Spending Trends 1996 – 2013: Health Care for Children
Spending on health care for children has risen in the past 20 years and a new article sheds light on where the money goes.
Personal health care spending for children skyrocketed 56 percent between 1996 and 2013, according to a new study published online by JAMA Pediatrics. Increased spending in health care for children reflects the increased spending for patients of all ages, according to the statistics presented by the Centers for Medicare & Medicaid Services (CMS). The United States spent about $3.2 trillion for health care in 2015, or $9,990 per person, up 5.8 percent from the year before.
Spending Trends for Children’s Personal Health Care in the U.S., 1996 – 2013
While health care spending on children continues to rise, there is very little data on differences in spending for specific conditions, age groups, gender, and type of care. There is also a paucity of information on how spending patterns have changed over the years. To shed light on these spending patterns, Joseph L. Dieleman, Ph.D., of the University of Washington, Seattle, and his team of researchers used 183 sources of data and 2.9 billion patient records gathered from the Institute for Health Metrics and Evaluation Disease Expenditure 2013 project database. They performed annual estimates for each year from 1996 through 2013 and used inflation-adjusted 2015 dollars to report estimates.
They found that spending for pediatric health care increased from $149.6 billion in 1996 to $233.5 billion in 2013. Spending per child rose from $1,915 in 1996 to $2,777 in 2013.
Most of the money went for well-newborn care in inpatient settings, attention deficit/hyperactivity disorder (ADHD) and well-dental care. Payers spent $27.9 billion for inpatient well-newborn care, which was the largest condition leading to health care spending.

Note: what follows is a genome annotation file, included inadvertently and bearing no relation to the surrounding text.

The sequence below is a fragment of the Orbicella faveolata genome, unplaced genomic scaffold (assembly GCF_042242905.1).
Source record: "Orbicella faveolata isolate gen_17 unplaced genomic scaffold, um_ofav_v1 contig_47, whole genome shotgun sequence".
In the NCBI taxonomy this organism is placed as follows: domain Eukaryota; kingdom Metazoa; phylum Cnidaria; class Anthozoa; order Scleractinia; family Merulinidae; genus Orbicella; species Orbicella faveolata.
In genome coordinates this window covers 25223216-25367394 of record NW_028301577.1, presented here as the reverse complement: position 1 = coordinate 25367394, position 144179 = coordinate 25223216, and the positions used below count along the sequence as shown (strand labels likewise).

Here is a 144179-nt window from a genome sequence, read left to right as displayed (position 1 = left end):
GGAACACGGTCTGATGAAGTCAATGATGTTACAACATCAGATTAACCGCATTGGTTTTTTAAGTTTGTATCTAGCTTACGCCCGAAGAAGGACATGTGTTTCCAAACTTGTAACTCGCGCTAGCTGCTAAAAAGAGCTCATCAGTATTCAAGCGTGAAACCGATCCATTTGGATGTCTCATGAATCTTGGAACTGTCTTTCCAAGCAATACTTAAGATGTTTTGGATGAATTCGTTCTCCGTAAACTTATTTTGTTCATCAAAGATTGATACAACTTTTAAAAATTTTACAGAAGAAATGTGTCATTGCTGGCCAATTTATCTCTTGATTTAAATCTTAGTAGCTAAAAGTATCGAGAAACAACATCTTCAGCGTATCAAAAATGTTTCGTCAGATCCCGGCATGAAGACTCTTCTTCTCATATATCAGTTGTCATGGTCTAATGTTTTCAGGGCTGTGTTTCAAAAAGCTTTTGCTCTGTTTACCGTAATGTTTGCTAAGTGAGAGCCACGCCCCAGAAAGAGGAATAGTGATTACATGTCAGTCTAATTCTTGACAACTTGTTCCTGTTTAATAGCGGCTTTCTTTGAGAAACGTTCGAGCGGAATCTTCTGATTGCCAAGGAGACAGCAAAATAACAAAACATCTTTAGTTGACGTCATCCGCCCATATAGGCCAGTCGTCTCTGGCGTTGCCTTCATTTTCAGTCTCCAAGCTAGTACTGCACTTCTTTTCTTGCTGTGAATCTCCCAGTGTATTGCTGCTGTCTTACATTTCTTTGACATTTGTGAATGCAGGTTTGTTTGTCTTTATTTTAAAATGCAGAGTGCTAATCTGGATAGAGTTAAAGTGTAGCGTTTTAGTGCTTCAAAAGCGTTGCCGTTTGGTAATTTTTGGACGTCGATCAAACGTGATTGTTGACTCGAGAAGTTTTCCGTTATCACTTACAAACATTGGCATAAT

ADHD and well-dental care services were the second and third largest conditions leading to health care spending in children, with $20.6 billion for ADHD care and $18.2 billion for well-dental care. At $9 billion, asthma care garnered the fourth highest level of spending.
The researchers found that, at $11,741, the greatest spending per child was for infants younger than 1 year in 2013. Spending per child increased over time, rising from $1915 in 1996 to $2777 in 2013. Ambulatory care among all types of care and inpatient well-newborn care, ADHD, and asthma showed the greatest growth.
Just over 30 percent of total children’s health care went for inpatient care, 38.6 percent went towards ambulatory care, and 7.8 percent was spent on retail pharmaceuticals in 2013. More was spent on males than on females.
The findings provide information about spending trends for child health care and serve as a guide for future spending. Payers can expect larger health care spending growth rates for inpatient well-newborn care and ADHD, for example, while health care professionals can gear up to provide an increased amount of care for these conditions.
“The next step should be analyzing the factors driving increased health care spending and determining whether changes in particular subcategories of spending have been associated with improvements in processes or outcomes. It is crucial to understand whether spending increases have been appropriate or misguided and how we might target spending increases and reductions now and in the future,” the authors conclude in a press release.
Frank Magliochetti is Managing Partner for Parcae Capital
North Andover, Massachusetts
This column of posts is directed at the Healthcare Industry. Frank plans to release new sites dedicated to the industry. Frank currently assists companies who are building, restructuring, transforming and resurrecting there business’s. An example of his client base are, Xenetic Biosciences , IPC Medical Corp, Just Fellowship Corp, Environmental Services Inc., Parsons Post House LLC, ClickStream Corporation as well as having a business talk radio show; The Business Architect on the URBN network.